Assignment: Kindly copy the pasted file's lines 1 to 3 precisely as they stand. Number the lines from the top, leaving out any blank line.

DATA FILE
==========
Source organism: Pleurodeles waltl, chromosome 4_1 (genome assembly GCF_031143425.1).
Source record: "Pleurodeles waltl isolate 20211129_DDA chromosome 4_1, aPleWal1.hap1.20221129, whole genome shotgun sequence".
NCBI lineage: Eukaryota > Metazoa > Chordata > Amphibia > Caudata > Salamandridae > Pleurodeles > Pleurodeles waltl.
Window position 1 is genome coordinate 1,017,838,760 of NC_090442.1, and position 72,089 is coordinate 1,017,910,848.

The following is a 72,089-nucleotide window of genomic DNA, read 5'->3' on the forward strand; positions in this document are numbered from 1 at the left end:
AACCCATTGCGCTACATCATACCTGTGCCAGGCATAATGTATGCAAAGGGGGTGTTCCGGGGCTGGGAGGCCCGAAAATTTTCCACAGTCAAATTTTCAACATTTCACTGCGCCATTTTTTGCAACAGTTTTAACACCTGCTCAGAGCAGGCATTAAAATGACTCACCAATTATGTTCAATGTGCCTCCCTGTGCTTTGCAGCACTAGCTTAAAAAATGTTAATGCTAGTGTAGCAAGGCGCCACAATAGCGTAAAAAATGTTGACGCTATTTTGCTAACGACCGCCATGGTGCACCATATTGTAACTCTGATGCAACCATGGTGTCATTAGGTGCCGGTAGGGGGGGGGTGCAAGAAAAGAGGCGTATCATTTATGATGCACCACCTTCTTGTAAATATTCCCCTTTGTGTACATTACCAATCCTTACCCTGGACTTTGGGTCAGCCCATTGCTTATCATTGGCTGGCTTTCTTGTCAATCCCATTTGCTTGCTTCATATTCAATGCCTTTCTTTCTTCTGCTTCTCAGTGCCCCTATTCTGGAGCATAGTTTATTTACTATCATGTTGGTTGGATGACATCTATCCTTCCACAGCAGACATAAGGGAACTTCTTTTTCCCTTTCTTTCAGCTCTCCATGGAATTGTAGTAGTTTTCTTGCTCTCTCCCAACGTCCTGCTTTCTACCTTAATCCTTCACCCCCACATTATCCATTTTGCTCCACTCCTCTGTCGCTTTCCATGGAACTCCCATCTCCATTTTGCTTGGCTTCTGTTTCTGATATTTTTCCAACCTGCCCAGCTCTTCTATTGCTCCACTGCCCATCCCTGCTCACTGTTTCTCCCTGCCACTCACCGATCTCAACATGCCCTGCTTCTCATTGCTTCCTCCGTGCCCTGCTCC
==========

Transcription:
Source organism: Pleurodeles waltl, chromosome 4_1 (genome assembly GCF_031143425.1).
Source record: "Pleurodeles waltl isolate 20211129_DDA chromosome 4_1, aPleWal1.hap1.20221129, whole genome shotgun sequence".
NCBI lineage: Eukaryota > Metazoa > Chordata > Amphibia > Caudata > Salamandridae > Pleurodeles > Pleurodeles waltl.